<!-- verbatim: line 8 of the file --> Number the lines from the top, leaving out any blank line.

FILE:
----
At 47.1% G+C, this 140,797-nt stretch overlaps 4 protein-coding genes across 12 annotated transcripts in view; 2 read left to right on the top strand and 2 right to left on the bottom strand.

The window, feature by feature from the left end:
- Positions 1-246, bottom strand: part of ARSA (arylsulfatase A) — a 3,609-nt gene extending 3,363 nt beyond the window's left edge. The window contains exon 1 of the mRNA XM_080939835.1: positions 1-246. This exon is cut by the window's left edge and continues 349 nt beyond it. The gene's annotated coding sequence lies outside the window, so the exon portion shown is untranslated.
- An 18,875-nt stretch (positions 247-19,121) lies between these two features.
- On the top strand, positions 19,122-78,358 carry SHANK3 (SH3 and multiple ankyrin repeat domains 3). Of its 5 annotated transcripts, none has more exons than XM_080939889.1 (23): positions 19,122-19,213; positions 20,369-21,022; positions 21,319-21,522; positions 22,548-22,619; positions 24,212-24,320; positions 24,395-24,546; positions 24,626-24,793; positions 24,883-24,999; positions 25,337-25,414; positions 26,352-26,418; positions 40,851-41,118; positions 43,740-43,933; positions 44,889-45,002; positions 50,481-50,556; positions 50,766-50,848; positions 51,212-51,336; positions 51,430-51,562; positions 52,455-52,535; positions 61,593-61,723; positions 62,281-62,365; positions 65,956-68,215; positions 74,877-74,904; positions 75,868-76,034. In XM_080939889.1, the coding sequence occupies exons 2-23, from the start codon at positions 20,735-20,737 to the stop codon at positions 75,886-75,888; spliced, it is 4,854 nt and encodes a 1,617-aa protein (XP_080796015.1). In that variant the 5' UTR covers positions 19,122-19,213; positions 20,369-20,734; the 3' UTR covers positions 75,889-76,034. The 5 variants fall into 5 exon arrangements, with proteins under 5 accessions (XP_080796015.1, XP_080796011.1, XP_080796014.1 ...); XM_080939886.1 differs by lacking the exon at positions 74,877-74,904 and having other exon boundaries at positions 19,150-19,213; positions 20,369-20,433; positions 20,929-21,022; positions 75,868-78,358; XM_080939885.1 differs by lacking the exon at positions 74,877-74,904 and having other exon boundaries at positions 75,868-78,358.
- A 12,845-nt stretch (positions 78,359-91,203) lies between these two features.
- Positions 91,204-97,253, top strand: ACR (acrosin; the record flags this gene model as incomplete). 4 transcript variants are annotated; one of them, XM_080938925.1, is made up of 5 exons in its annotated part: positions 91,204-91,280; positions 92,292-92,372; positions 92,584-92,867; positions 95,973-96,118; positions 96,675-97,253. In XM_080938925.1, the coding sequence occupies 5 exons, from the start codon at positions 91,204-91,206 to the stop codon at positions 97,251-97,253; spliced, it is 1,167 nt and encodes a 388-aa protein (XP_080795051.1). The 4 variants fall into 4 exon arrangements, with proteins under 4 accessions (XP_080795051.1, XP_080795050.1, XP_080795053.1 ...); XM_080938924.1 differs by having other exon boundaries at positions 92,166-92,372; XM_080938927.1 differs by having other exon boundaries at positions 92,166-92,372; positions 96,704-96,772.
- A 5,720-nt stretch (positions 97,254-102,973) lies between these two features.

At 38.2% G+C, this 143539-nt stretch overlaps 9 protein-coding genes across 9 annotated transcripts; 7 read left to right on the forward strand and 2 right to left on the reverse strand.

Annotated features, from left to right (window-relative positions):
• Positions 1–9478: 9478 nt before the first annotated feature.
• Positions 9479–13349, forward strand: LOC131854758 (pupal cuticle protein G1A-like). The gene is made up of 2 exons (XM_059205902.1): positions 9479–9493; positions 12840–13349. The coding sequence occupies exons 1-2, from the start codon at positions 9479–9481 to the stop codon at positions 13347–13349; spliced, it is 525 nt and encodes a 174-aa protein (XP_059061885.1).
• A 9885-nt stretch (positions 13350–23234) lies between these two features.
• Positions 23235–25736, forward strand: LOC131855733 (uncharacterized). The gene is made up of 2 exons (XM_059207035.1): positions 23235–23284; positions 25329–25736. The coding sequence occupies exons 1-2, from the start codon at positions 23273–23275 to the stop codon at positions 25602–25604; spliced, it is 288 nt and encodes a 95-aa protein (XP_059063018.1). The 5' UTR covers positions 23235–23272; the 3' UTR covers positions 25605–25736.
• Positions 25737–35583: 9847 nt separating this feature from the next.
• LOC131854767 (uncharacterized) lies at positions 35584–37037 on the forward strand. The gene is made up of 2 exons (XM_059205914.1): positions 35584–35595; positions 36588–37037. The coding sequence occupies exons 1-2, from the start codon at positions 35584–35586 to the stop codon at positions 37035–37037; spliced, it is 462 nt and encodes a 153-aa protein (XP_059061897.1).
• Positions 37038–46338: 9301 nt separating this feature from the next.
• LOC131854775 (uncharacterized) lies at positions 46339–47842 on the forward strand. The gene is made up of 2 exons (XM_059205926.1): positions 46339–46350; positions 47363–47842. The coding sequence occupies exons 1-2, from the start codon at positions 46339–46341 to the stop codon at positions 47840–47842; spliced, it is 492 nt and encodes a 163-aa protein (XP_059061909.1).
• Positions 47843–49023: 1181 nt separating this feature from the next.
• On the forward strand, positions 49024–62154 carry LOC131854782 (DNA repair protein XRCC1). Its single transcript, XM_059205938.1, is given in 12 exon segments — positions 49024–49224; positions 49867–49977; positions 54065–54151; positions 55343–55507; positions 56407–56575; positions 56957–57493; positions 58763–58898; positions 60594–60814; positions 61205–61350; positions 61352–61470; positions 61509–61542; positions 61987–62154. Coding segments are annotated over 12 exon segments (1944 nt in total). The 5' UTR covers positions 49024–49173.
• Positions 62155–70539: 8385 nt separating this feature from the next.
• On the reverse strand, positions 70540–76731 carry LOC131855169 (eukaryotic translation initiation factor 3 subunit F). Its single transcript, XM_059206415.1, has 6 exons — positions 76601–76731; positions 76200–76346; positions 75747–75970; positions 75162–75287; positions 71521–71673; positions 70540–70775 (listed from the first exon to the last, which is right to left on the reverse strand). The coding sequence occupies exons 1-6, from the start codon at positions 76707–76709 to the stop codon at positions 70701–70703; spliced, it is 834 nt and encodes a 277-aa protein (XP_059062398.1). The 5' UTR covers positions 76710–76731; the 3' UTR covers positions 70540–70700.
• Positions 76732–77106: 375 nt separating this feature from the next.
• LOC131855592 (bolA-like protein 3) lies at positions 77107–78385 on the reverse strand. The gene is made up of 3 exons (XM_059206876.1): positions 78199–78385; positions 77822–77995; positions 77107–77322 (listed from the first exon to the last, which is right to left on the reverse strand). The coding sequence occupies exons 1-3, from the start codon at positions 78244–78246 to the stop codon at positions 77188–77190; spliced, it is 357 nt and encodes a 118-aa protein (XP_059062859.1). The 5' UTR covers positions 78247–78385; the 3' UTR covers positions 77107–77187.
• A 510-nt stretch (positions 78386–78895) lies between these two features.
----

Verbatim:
- A 5,720-nt stretch (positions 97,254-102,973) lies between these two features.